The Bank of International Settlements gives three foundational principles for central banks considering whether to issue CBDC, that flow from their common mandates for monetary and financial stability.
Do no harm
CBDC should continue to fulfil public policy objectives and not interfere with or impede a central bank’s ability to carry out its mandate for monetary or financial stability.
CBDC should coexist with cash and robust private money.
Innovation and efficiency
CBDC should drive innovation and efficiency in a jurisdiction’s payment system (which includes public and private participants).
To enable these foundational principles of CBDC to be realised in practice, nChain has three additional considerations that build on top of the Bank of International Settlements principles.
The history of CBDC transactions should be immutable; not able to be changed by any party for any reason. Corrective transactions should only occur as new entries to the ledger.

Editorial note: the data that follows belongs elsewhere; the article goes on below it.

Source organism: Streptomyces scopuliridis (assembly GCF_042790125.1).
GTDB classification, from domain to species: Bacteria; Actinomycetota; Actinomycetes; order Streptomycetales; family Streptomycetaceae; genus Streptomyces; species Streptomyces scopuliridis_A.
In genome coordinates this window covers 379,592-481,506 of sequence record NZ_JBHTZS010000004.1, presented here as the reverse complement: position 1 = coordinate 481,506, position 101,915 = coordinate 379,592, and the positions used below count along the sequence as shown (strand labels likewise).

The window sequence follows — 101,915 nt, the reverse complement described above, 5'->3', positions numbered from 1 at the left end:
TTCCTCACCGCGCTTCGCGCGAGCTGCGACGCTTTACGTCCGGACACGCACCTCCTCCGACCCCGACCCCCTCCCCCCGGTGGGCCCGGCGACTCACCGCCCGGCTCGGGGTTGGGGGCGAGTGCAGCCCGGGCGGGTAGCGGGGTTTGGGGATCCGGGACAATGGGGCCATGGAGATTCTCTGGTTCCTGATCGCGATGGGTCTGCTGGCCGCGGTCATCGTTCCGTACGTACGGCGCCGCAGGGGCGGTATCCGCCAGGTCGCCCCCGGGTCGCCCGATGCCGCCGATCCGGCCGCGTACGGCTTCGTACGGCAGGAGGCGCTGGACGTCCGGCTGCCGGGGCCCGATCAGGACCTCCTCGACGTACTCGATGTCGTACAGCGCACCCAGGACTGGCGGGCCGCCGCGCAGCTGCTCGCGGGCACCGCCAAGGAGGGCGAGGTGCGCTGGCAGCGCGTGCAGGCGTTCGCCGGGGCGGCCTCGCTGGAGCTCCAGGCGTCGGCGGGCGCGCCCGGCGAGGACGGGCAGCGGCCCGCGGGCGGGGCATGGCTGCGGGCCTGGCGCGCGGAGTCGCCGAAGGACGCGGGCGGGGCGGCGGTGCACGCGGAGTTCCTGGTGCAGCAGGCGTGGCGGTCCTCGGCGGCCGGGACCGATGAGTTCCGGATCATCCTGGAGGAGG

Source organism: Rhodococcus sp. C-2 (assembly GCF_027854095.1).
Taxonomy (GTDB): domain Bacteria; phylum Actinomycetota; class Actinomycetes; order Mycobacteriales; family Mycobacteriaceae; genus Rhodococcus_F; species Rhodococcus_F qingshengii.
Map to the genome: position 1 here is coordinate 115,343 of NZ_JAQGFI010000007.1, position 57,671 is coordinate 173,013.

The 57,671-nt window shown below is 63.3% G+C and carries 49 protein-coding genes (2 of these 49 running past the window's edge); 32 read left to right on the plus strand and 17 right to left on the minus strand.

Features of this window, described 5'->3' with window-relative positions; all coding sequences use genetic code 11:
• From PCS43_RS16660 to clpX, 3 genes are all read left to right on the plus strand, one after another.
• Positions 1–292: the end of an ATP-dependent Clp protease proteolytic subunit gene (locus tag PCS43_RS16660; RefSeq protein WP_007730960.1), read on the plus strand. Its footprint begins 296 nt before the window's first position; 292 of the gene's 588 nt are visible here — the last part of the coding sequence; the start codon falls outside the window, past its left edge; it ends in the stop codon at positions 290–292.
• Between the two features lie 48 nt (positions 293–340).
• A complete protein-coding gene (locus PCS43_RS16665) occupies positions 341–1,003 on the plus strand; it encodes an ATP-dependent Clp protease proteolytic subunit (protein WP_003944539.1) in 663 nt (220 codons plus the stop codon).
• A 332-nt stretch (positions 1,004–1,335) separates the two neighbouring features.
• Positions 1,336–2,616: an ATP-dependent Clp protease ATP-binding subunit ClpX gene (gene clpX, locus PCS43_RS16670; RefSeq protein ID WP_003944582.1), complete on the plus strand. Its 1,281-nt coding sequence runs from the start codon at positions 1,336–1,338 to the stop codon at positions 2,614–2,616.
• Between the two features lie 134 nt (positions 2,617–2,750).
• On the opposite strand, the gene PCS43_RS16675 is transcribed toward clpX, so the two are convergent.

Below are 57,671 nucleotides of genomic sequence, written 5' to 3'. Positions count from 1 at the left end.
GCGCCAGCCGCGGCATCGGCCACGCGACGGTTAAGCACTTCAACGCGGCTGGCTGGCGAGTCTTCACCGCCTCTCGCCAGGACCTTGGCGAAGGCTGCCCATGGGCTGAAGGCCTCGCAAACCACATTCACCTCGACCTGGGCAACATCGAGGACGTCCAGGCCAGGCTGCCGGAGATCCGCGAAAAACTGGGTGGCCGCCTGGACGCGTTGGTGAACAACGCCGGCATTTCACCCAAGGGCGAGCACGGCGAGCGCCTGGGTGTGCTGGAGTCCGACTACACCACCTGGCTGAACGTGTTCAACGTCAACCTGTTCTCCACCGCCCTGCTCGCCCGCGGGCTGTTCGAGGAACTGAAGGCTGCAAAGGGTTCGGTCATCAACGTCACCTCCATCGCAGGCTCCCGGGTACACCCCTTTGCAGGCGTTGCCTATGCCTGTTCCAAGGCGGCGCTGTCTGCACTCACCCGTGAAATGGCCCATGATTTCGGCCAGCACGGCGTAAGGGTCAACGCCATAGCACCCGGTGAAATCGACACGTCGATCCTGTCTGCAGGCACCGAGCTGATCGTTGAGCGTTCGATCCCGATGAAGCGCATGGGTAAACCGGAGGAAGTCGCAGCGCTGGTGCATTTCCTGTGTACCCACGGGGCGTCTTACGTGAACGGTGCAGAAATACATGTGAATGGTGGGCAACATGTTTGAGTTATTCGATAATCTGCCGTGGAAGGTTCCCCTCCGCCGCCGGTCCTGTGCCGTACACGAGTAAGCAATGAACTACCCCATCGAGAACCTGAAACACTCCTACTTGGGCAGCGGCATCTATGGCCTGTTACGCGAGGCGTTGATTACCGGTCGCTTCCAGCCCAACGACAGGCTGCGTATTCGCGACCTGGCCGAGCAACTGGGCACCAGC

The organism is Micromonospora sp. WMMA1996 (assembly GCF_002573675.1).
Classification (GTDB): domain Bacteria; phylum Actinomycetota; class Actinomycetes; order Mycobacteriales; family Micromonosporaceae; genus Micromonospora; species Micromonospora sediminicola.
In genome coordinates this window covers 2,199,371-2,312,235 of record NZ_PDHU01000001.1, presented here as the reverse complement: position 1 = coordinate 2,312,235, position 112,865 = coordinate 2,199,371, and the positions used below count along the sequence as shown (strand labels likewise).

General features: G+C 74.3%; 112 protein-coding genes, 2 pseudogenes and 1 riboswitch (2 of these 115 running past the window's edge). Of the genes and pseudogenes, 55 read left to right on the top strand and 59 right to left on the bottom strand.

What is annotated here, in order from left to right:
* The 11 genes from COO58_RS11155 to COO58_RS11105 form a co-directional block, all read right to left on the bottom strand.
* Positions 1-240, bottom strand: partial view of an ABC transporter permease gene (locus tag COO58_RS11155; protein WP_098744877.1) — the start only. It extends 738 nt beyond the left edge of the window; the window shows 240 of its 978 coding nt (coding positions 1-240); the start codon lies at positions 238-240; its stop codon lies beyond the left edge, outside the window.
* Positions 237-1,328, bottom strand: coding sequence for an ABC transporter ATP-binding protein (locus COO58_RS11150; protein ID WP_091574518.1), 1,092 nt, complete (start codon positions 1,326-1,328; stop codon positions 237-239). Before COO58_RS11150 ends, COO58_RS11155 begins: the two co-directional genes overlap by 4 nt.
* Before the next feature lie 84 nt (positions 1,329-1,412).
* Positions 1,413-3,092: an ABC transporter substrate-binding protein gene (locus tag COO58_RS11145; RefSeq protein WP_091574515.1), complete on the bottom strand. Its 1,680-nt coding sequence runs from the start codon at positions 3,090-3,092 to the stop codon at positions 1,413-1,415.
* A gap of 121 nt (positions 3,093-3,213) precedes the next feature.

Users should be empowered to exchange and interface with CBDC using a flexible scripting language that can automatically execute operations, such as enforcing terms and conditions and enabling smart contracts.
User privacy should be protected. Users should have the opportunity to own and control their data and see who also has read access to their fields and metadata.
At nChain, we are working with central banks to research and design a truly more resilient, trusted and inclusive modern economy, securing the livelihoods and prosperity of citizens for generations to come.
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